I love a good gut check so try this one out. If McDonald’s got a call from their research and development people saying that eating one Big Mac a day would help to improve your immune system so you could fight off a virus, would their marketing message change? I bet it would.

One of the most important issues facing people today is their health. They fear for the safety of their family and are looking for every way possible to protect themselves and we have a product solution that is totally relevant to that conversation, so why aren’t we having it? (This is a miss for me also. We haven’t changed anything with the websites for Spink and Co or Sherwood either so we have to figure out the right way to address the opportunity.)

Remember that we are in a fight. Not with each other, but with new cars, vacations, wood floors, and painting the house. The consumer has a limited amount of disposable income so where are we on their list? We move up on that list if we can make a compelling case and using sleep health to frame our conversation with the consumer makes sense. I think that consumers would appreciate a little education on how sleep can help them live their best lives don’t you?


Podcasters, Speakers, and Authors?

Posted Leave a commentPosted in creativity, culture, experience, fun, marketing, mattress industry, mattresses, purpose, relationships, Retail, service, strategy

Before we start, check out this week’s podcast featuring Keith Moneymaker from Sweet Dreams in North Carolina. Keith is a great retailer and shares some stories on how he is making it happen in his market so give it a listen and make sure to have a pencil handy because he throws out some really good ideas!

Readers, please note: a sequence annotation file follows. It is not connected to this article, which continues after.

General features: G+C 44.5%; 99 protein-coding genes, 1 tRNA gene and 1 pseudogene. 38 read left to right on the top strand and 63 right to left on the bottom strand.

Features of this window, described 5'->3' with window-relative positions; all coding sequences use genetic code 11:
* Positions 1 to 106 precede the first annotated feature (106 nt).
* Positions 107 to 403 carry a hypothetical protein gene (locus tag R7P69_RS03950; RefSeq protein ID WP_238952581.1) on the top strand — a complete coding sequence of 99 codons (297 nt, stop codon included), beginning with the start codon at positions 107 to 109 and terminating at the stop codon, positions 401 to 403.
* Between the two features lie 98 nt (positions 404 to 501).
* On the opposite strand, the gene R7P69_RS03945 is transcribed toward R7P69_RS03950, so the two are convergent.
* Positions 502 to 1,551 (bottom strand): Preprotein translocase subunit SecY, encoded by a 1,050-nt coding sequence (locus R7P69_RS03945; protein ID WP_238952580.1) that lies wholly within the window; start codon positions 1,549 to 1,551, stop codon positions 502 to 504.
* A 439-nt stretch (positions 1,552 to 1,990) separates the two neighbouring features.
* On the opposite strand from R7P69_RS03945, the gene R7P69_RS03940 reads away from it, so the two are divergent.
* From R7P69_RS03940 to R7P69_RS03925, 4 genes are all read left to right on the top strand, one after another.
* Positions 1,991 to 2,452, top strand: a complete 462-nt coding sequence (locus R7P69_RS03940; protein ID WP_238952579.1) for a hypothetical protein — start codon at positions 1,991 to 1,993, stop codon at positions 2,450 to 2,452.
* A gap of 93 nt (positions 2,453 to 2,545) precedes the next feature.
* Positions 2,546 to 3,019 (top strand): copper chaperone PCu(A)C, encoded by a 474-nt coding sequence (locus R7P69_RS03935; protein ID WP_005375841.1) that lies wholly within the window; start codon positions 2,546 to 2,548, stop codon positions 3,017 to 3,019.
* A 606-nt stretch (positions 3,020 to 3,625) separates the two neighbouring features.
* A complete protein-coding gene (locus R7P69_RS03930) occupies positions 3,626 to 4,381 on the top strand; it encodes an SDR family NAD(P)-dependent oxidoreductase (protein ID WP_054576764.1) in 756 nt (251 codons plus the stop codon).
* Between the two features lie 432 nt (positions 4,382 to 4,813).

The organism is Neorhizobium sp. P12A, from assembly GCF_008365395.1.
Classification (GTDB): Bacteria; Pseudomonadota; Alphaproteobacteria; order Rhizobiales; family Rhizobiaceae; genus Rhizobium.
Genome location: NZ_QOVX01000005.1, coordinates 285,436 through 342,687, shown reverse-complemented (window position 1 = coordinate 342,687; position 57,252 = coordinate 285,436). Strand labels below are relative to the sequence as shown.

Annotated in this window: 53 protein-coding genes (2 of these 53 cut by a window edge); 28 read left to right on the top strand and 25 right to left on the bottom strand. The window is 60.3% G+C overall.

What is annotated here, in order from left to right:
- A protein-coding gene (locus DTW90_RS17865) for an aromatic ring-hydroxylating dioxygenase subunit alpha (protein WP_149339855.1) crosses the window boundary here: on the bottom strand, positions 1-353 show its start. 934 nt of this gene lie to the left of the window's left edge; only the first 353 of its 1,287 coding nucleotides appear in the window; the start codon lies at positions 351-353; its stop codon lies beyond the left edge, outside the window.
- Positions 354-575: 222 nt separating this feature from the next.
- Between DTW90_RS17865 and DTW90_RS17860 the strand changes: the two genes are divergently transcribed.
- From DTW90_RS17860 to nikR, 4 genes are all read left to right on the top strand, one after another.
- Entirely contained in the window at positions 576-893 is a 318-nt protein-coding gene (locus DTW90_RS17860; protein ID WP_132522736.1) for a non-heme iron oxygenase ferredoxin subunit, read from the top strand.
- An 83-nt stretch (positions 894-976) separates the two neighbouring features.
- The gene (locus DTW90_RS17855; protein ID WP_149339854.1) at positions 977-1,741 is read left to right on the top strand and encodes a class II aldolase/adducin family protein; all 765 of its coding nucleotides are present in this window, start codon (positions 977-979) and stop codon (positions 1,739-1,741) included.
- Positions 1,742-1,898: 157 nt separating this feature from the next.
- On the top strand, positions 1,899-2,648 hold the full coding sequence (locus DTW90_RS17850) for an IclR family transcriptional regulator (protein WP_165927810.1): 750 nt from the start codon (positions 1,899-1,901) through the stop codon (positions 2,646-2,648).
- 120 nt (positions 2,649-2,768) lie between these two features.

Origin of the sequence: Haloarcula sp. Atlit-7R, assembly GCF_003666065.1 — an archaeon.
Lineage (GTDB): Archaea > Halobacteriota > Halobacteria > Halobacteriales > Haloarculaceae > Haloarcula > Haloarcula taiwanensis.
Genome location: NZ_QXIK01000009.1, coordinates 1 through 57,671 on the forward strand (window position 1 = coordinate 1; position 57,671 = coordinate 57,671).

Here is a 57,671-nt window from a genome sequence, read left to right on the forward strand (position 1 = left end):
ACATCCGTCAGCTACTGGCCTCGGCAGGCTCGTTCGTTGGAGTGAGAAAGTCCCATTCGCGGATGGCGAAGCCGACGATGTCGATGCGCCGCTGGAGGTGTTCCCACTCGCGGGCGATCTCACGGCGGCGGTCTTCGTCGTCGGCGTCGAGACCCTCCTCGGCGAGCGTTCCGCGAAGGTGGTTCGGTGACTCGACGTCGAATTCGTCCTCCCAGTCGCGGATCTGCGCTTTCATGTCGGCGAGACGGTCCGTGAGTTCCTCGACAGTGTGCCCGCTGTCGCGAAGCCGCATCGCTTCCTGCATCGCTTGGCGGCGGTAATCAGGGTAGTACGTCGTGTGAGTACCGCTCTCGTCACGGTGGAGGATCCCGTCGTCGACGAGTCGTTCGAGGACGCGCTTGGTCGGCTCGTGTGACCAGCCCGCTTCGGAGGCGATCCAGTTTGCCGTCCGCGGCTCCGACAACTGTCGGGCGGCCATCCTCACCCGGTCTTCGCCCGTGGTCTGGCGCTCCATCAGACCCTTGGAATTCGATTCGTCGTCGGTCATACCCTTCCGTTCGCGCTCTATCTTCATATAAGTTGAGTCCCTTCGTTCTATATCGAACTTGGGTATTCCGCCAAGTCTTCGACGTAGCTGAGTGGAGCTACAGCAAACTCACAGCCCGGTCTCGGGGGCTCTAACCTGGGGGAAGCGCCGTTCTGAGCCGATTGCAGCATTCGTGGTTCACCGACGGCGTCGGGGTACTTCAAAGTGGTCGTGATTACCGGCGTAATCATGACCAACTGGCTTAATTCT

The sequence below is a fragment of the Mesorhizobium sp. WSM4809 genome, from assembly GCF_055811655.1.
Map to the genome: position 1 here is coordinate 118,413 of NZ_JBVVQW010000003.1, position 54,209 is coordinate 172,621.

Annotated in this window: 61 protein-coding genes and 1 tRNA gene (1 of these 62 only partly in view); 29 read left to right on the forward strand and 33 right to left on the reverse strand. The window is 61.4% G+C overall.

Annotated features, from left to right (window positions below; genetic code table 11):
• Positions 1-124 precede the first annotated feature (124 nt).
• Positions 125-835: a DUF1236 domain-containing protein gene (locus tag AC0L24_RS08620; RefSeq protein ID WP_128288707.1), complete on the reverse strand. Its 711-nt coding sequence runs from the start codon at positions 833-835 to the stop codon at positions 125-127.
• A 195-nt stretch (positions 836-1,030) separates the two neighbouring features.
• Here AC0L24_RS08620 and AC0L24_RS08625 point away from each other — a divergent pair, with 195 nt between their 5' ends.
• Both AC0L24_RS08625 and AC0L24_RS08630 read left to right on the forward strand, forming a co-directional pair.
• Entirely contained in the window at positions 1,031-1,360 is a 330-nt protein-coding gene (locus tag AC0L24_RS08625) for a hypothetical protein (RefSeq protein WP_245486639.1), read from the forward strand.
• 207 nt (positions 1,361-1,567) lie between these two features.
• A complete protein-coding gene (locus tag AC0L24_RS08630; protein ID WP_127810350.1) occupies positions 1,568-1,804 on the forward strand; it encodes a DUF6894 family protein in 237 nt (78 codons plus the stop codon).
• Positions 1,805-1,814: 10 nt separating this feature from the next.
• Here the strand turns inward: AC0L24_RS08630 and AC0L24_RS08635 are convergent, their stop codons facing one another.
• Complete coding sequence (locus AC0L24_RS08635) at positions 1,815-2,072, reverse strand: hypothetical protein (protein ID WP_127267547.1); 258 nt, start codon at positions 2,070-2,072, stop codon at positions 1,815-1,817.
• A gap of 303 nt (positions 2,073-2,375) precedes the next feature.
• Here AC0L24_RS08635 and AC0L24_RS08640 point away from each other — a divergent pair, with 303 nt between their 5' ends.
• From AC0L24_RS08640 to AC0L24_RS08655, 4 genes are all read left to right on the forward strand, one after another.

How Are You Playing The Game?

Posted Leave a commentPosted in creativity, culture, furniture, Leadership, Management, mattress industry, purpose, relationships, Retail, strategy

“Adversity introduces a man to himself.” Albert Einstein


These are some crazy times we are living in wouldn’t you say? In the Dos Marcos podcast that published yesterday, I make the comment that “just because you have the power to be an asshole, doesn’t mean you SHOULD be an asshole.” Suppliers from all over are having trouble getting their products to people. The stupid COVID illness has shut down factories, people don’t want to come back to work because they are getting a nice fat government check, and the demand spike has made it tough for the guys in the factories out there to keep up with production.

There are a lot of things going wrong right now and when life hits us hard our reaction to that is important. The point of the blog today is to have us all take a minute to pause on what is going on, how we are handling it, and what it will all mean down the road. Ask yourself a few questions: